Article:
No-drag catcher system for walk-mower

I am currently working on my first tinsmithing project, which I thought
I would mention.
One of the things which I like about the Snapper walk mower is that it
combines a side-discharge design with a rear-bag design. In other
words, when working without a catcher, the side chute throws the
clippings to the side, away from the blade, and away from the
operator's face. When using the catcher, though, the rear-bag design
provides for greater maneuverability than a side-catcher does. More
than anything, though, the hole in the top of the deck, combined with
the catcher chute, keep the rear bag from dragging and disabling the
propulsion system.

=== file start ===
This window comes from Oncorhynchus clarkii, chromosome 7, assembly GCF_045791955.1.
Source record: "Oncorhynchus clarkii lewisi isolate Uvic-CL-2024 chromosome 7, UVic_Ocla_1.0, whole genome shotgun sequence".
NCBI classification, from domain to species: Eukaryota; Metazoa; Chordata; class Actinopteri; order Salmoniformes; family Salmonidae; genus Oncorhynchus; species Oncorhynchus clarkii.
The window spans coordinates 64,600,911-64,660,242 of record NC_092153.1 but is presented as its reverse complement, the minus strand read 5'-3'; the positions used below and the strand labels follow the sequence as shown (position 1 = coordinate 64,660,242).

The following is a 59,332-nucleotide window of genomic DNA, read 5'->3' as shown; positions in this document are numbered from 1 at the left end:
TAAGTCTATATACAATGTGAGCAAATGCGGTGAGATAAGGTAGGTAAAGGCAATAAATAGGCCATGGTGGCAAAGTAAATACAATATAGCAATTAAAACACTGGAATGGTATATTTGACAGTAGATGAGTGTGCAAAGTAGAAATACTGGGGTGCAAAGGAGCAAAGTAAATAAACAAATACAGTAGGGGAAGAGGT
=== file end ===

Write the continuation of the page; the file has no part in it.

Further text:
First I cut a hole in the top of the deck of my WalMart mower. I
simply extended the hole which was already there for the side chute.
Then I used my scroll saw to cut a piece of wood for the inside line of
this rectangular hole, next to the engine. This was to bring the
aluminum-flashing "tin" up on that side, and another piece of wood for
the front. On the outside, I had the side of the deck to work with.
Well, to make a long story short, the chute turned out okay. I also
bought a Lawnboy high-lift blade (the Lawnboy shares the Snapper
catcher design). My earlier wire-mesh-covered-with-denim version
worked well, so this one will darned well have to. I have a musical
drumset, two guitars, and a musical keyboard to build hard shell cases
for, so I am just warming up. At the low-end, the cases cost more than
the instruments, so all of that craftsmanship just goes to waste when
the buyer doesn't bother to get a case. I hate to see that work going
to waste.
Bookbinder's chipboard is also used for low-end hard shell cases for
musical instruments. Bookbinder's chipboard is noncorrugated cardboard.
Reply to
MikeMandaville
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